Fourth Joint OPEC/IEA Workshop
(Oslo) — 19 May 2006
A joint workshop was organised today in Oslo by the IEA and OPEC on Global Oil Demand: Outlook and Uncertainties. This event, hosted by the Norwegian Ministry of Petroleum and Energy, was the fourth in a series of workshops that demonstrates a further strengthening in the dialogue and cooperation between these two Organizations. The previous workshop, which was held in Kuwait City in May 2005, focused on the economic prospects for the MENA region, as well as its energy supply and demand prospects, while the first two workshops concentrated on oil investment prospects, particularly in relation to the oil outlook, investment challenges, drivers and uncertainties.
This fourth workshop considered the key issues and uncertainties for world oil demand over the coming years. Whilst it is accepted that global demand for oil will continue to rise, the exact rate of growth is subject to some uncertainty. The reasons for this include the changing relationship between prices, economic growth and demand; the influence of key demand regions; the pace of technological development; and the likelihood that governments will introduce more stringent energy and environmental policies. This uncertainty is a hindrance to producer and consumer countries alike as it complicates efforts to ensure that the appropriate investments are in place to expand crude production and refining capacity to meet additional demand. The proceedings of the workshop will be published by OPEC and will also provide valuable input to the IEA’s World Energy Outlook 2006 which will be released on 7 November.
The workshop was attended by high-level delegates representing the OPEC and IEA Secretariats, as well as senior government officials from OPEC and IEA Member Countries, international experts focused on economic and energy analysis, and senior representatives from international institutions. The workshop included sessions on challenges in assessing global oil demand prospects, the evolving oil consumption patterns and structures in key oil demand growth regions, and the impact of energy and environmental policies on oil demand. Presentations were made by international experts, as well as by representatives from OPEC and IEA member countries. The workshop concluded with a fruitful panel discussion addressing uncertainties and their implications on the global demand outlook.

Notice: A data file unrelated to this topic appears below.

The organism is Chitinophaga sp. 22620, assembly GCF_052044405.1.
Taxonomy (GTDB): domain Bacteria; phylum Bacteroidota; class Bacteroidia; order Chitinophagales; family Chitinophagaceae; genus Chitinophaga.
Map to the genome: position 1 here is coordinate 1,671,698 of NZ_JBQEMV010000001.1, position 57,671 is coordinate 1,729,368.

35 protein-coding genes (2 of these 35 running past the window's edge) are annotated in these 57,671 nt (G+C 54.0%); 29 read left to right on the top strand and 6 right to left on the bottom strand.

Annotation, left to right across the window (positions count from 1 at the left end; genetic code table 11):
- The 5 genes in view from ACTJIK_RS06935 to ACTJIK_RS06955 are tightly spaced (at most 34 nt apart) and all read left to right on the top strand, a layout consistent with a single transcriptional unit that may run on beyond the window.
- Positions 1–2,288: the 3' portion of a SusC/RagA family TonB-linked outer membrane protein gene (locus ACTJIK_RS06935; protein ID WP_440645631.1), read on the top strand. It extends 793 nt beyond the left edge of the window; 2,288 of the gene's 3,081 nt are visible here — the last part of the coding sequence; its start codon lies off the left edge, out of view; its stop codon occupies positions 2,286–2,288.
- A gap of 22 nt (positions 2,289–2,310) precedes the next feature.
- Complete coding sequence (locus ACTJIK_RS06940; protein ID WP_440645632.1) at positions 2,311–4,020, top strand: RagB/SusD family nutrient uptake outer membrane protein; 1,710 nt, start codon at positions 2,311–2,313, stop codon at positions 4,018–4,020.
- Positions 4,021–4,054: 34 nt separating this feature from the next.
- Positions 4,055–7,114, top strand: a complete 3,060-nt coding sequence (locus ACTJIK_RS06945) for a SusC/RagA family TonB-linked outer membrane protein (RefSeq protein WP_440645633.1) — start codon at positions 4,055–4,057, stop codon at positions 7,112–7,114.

In his opening address, OPEC’s Acting Secretary General, Mr. Mohammad Barkindo, said “Given the considerable uncertainties that surround today’s global markets, it is of paramount importance that we develop an outlook in the near- to long-term. For this reason, a good understanding of policy developments and their potential impact on the major demand growth regions is essential for providing a realistic outlook for demand. Security of supply is — and will remain — one of OPEC’s top priorities, along with supporting oil market stability. At the same time, security of demand is essential and can only be achieved by enhanced cooperation from the consuming countries.
In his opening comments, Claude Mandil, Executive Director of the IEA, said “the IEA understands the importance to everyone of accurately forecasting demand. For this reason, since the 1970s we have been publishing scenarios on demand and the implications of new policies adopted in response to environmental, energy security or economic concerns. In today’s rapidly evolving markets we must strive to continue to make the best possible projections using the best available data as this will improve investment confidence. Achieving this requires constructive dialogue between oil producers and the major consumers. Today’s meeting constitutes an important step in this ongoing process.”
Continued strengthening of cooperation and active dialogue between OPEC and the IEA is recognised as an important element in improving the understanding of the concerns of all parties and is in line with the clear mutual interests of supporting oil market stability and predictability.
During the course of the meeting OPEC and the IEA agreed that a fifth workshop in the series will be held in 2007 and will focus on the rising importance of China and India in global energy markets.
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